§ Sir R. Glyn
asked the Postmaster-General how many instances there have been where, as the result of inaugurating automatic telephone exchanges in rural areas, the rates charged to subscribers for calls made has been increased; whether he is satisfied that members of local advisory committees are truly representative of the whole area affected by such charges; and whether he will reconsider the whole question, in view of the fact that subscribers who entered into agreements with the Post Office on certain terms strongly object to finding such terms modified to their detriment without having been consulted in any way?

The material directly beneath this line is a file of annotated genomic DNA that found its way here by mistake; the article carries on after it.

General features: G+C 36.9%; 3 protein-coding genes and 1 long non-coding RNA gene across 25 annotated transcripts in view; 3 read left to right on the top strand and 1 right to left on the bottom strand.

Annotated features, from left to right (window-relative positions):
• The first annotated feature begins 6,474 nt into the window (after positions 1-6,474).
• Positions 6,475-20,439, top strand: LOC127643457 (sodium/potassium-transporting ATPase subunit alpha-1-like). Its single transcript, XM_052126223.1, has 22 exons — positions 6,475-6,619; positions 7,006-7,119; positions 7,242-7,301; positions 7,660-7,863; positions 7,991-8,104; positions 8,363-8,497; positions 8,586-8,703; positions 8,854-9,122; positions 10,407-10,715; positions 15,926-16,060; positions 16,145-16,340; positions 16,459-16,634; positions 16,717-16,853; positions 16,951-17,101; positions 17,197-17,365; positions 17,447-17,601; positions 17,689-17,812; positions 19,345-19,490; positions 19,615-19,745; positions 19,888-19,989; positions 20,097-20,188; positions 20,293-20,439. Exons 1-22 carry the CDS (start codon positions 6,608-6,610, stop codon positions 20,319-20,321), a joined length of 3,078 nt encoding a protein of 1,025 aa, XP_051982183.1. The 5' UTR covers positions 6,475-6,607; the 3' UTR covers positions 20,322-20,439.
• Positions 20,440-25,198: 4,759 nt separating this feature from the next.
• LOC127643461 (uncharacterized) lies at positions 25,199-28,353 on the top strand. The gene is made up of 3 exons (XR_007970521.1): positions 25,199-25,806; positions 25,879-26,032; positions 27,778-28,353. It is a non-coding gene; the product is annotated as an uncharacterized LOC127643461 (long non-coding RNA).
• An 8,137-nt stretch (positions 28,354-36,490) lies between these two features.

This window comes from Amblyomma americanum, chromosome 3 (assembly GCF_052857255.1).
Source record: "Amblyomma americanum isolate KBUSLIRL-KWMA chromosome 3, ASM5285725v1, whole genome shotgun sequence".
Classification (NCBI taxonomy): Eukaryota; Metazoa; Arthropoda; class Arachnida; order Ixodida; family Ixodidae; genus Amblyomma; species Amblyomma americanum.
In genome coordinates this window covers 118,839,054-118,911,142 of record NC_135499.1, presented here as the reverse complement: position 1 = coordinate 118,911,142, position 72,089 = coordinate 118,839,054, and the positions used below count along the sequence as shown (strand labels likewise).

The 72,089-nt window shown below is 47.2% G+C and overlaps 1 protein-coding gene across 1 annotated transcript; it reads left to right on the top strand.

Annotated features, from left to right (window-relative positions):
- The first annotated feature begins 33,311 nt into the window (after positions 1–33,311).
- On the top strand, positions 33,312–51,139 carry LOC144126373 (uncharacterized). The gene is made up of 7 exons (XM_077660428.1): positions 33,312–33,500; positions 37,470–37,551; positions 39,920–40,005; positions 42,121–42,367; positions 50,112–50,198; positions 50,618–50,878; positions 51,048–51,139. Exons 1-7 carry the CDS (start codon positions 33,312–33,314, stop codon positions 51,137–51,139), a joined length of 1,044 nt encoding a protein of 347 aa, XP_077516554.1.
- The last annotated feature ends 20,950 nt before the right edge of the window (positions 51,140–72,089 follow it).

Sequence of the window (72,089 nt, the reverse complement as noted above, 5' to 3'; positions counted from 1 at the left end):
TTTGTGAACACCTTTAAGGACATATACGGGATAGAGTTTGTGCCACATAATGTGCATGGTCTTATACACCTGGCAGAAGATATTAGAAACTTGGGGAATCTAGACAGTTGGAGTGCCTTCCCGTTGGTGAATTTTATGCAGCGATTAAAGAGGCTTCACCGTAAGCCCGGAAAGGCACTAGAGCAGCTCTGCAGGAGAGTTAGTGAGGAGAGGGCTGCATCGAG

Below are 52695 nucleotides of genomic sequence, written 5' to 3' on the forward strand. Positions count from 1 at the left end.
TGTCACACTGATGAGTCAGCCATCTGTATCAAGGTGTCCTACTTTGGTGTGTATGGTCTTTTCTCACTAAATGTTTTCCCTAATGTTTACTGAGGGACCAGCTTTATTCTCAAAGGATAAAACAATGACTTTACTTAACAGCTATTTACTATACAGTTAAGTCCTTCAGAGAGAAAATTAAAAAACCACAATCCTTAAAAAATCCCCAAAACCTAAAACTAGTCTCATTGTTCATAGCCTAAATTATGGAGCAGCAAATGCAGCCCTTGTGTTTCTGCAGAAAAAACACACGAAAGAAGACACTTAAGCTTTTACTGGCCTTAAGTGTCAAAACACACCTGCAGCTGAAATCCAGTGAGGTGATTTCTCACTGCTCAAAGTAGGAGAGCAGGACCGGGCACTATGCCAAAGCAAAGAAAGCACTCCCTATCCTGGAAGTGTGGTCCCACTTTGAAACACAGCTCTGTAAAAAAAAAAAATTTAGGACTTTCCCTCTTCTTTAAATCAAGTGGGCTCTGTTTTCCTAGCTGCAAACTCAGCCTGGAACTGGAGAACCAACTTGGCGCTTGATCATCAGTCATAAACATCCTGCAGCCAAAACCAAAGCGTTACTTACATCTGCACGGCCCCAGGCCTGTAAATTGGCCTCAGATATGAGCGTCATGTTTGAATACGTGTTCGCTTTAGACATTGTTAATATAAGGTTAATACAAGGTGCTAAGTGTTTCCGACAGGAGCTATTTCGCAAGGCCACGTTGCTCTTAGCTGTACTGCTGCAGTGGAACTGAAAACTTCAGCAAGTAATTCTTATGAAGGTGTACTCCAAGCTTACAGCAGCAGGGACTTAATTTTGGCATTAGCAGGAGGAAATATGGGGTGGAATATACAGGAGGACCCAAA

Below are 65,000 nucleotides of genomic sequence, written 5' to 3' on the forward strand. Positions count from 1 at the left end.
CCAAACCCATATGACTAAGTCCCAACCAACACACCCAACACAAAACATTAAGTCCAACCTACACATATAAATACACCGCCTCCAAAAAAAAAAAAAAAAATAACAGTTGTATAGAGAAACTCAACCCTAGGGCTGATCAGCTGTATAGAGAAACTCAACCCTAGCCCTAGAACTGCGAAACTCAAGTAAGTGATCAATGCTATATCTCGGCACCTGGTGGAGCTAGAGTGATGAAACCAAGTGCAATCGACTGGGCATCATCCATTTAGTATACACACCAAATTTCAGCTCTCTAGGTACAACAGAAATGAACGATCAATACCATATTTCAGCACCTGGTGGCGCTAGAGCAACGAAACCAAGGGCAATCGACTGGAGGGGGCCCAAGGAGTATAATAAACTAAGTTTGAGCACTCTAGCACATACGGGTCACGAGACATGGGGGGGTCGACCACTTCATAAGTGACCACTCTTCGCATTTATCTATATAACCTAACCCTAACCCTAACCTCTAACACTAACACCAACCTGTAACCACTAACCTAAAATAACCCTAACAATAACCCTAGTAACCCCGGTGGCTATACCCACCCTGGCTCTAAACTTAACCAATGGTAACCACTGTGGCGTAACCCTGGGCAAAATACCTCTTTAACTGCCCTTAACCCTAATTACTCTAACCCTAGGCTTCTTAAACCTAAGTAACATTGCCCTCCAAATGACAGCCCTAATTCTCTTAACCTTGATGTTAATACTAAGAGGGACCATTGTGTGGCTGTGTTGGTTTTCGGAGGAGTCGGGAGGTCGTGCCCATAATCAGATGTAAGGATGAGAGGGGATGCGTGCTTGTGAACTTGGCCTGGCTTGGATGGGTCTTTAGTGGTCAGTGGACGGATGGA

§ Major Tryon
I assume that the hon. Member refers to changes in call charges when a number of exchanges within a certain area are given a common name upon the introduction of automatic working. These changes usually involve a few increases in call charges in some directions with reductions in others. Such changes are comparatively rare and no record of the number of them is available. Full weight is given to the views of the subscribers affected and, in addition, consultation takes place with the local Post Office Advisory Committee representing any part of the area concerned. I am satisfied with the steps taken to implement the wishes of the public when changes of this nature are under consideration.